The importance of active forest management

This tweet below immediately caught my attention. A green piece of land in the middle of the Bootleg fire.

The image suggests that the green area was far less damaged than the other areas surrounding it because it was treated with prescribed fire. The data scientist in me couldn’t resist to have a closer look at this area. Luckily, with satellite imagery we can.

The Bootleg Fire burned 413,765 acres and is the third-largest fire in the history of Oregon since 1900.

By aggressively suppressing wildfires for decades we’ve seen an accumulation of fuel loads. Active forest management and prescribed burning are potential solutions to reduce the risks of megafires.

For centuries, tribes have been using small intentional burns to reduce the risk of larger, more dangerous wild fires. In the area of the Bootleg Fire, the Klamath Tribes worked with the US Forest Service and other cooperators to thin young trees and apply prescribed burning.

Post-fire satellite imagery confirm the damages shown in the image.

What makes the image interesting is the difference in damage between the thinned forest and the thinned forest that has also been treated with prescribed burns. First, we want to confirm that both areas have similar characteristics.

Pre-fire VHR satellite imagery

Pre-fire very high resolution satellite imagery confirm that the area where thinning has been applied show similar characteristics as the area where thinning and prescribed burns have been used to reduce the fuel load. Also other characteristics, like the slope of the area are similar.

There is a clear difference with areas surrounding the thinned areas, where we can see more dense vegetation.

Pre-fire prescribed burning. In yellow encircled the area that was captured by in the tweet

So what did cause the difference in damage? By looking even further back in time, on satellite imagery we can see that the areas that have been least impacted by the Bootleg Fire were burning in April of that same year. This must be the prescribed burns because the footprint looks controlled and match the boundaries of the forest plot without affecting the surrounding forests.

False colour image after prescribed burning and false colour image post fire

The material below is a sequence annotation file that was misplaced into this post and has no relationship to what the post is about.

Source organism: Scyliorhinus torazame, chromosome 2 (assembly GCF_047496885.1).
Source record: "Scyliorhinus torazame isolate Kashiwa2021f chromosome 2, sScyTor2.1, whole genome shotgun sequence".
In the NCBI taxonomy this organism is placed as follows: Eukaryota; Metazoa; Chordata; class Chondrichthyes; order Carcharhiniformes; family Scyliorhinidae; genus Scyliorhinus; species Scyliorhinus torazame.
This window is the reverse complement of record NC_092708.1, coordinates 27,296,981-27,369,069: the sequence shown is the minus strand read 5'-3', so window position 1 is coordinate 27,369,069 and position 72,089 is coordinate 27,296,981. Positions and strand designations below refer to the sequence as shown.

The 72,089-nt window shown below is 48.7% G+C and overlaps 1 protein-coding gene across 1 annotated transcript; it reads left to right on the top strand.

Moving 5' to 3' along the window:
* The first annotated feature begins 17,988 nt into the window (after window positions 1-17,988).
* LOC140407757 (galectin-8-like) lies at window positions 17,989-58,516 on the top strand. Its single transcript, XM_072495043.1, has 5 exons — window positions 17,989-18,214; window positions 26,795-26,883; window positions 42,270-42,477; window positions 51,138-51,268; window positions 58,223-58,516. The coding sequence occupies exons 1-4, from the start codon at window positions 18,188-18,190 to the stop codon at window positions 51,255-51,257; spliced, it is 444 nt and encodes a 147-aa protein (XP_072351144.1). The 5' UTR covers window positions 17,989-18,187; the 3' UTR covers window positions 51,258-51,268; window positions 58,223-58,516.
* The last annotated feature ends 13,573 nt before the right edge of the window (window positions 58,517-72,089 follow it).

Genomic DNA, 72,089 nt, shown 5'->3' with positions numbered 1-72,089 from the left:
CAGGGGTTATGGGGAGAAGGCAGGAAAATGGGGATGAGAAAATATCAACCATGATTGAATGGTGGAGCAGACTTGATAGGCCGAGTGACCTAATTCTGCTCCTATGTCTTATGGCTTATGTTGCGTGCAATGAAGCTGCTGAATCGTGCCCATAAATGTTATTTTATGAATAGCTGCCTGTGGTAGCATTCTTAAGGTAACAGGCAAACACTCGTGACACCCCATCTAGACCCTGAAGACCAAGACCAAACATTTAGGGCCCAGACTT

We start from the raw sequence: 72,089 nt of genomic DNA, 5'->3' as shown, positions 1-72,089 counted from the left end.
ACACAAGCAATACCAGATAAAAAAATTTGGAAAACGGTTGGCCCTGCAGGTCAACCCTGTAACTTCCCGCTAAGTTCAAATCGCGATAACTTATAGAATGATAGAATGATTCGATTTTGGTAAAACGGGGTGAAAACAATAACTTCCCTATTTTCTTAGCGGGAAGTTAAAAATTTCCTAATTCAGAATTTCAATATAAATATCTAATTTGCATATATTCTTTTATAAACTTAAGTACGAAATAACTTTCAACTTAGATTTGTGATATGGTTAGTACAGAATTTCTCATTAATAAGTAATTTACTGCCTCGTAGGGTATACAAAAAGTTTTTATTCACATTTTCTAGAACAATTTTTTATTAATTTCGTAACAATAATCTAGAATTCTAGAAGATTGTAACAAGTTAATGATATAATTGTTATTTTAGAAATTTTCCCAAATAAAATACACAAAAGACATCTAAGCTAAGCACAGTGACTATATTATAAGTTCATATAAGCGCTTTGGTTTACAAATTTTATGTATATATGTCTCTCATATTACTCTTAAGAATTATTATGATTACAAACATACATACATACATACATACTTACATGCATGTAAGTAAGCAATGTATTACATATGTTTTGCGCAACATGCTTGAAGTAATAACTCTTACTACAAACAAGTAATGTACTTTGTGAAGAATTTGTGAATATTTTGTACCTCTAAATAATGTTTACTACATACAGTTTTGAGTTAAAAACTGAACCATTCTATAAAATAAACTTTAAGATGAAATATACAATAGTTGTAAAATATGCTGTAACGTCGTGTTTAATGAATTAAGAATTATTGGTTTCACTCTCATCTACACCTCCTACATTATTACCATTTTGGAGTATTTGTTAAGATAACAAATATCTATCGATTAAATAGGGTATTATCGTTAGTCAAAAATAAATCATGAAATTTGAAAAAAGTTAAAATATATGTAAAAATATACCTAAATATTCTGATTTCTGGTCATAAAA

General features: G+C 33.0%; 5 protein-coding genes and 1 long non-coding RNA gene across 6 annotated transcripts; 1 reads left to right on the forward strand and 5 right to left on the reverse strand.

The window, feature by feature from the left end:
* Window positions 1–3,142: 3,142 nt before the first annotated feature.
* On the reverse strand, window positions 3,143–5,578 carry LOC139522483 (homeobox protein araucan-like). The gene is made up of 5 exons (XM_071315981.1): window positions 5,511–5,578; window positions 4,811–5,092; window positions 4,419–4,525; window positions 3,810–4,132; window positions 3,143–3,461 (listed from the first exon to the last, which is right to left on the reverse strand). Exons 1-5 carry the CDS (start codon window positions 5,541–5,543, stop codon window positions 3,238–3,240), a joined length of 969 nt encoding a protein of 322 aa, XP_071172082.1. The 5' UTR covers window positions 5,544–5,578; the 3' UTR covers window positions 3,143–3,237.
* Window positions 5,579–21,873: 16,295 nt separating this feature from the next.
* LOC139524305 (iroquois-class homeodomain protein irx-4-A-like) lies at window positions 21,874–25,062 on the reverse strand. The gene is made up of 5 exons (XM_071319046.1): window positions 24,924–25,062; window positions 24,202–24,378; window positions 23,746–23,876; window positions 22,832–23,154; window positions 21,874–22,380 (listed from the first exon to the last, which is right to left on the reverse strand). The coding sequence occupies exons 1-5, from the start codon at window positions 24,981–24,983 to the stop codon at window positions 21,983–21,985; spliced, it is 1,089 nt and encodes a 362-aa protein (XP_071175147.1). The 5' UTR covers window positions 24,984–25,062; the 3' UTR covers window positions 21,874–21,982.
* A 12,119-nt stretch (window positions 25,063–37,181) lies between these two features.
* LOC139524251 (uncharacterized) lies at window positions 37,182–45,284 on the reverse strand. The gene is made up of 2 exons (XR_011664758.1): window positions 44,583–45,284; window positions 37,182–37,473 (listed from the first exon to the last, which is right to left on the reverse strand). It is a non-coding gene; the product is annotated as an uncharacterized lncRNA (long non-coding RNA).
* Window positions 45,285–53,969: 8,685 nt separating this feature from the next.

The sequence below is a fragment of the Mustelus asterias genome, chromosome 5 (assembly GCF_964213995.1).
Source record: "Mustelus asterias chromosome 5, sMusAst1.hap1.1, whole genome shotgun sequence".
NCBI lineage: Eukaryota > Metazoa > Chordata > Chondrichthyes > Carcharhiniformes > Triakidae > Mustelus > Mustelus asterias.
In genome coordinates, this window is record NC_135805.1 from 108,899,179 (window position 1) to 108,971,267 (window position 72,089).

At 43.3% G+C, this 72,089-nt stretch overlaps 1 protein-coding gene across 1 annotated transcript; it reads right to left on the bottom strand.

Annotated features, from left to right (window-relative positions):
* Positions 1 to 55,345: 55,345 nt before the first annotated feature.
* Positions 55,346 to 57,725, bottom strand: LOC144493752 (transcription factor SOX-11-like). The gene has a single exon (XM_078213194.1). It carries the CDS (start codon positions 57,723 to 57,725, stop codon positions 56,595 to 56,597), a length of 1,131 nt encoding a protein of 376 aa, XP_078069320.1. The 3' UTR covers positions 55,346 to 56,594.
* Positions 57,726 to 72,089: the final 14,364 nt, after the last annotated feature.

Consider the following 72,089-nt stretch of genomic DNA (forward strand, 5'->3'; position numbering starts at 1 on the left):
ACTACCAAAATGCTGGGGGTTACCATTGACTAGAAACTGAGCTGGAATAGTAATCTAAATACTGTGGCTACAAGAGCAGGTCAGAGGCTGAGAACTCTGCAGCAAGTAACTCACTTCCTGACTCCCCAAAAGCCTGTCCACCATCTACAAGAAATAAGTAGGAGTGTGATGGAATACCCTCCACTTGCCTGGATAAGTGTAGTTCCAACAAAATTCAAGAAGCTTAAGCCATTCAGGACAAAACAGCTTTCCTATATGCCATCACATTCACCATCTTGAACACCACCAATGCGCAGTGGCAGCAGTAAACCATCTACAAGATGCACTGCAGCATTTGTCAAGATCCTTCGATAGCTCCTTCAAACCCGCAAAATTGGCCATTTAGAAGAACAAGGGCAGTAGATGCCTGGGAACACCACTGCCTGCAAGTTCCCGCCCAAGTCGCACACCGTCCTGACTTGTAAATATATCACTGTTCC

The effect of the prescribed burns is best captured by comparing the pre-fire, after prescribed burning, image directly with the post-fire image. In this false colour composite healthy vegetation shows up in red. On the image from April 2021 we can see that the area has been treated with prescribed burns, burning away low vegetation and clearing out fire-fueling vegetation. At the same time, we can still see healthy trees in red in the same area. Also note, the healthy vegetation outside the area that has been treated with prescribed burns — a lot of healthy trees.

The difference with the post-fire image couldn’t be bigger. The Bootleg fire burned large areas of land in just a few days. Fully consuming most trees, and full scorch or high scorch for the area that has been thinned — almost no “red” trees left. While the area that has been thinned and treated with prescribed burns mostly show low scorch and unburned trees — mostly “red” trees.

Obviously, more data is needed to draw any conclusions. I strongly believe that more accurate, up-to-date data can help improve decision making. Satellite imagery and machine learning can play an important role, but only if combined with local on the ground knowledge. Collaboration is key to help protect our forests.

Edit: Bill Tripp made a good point that “No Treatment” in the original photo is probably not fair. There has been some activity in the area for the last 20 years. By using historical satellite imagery we can see that the “No Treatment” area has partly been thinned (yellow area) and clear cut (red area) in 2003. The areas “Thinning + Prescribed Fire” and “Thinning Only” seem to have been treated in 2017 (green area).

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Indra den Bakker

CEO & Co-founder @OverstoryAI. Author of Python Deep Learning Cookbook and student mentor & project reviewer @ Udacity.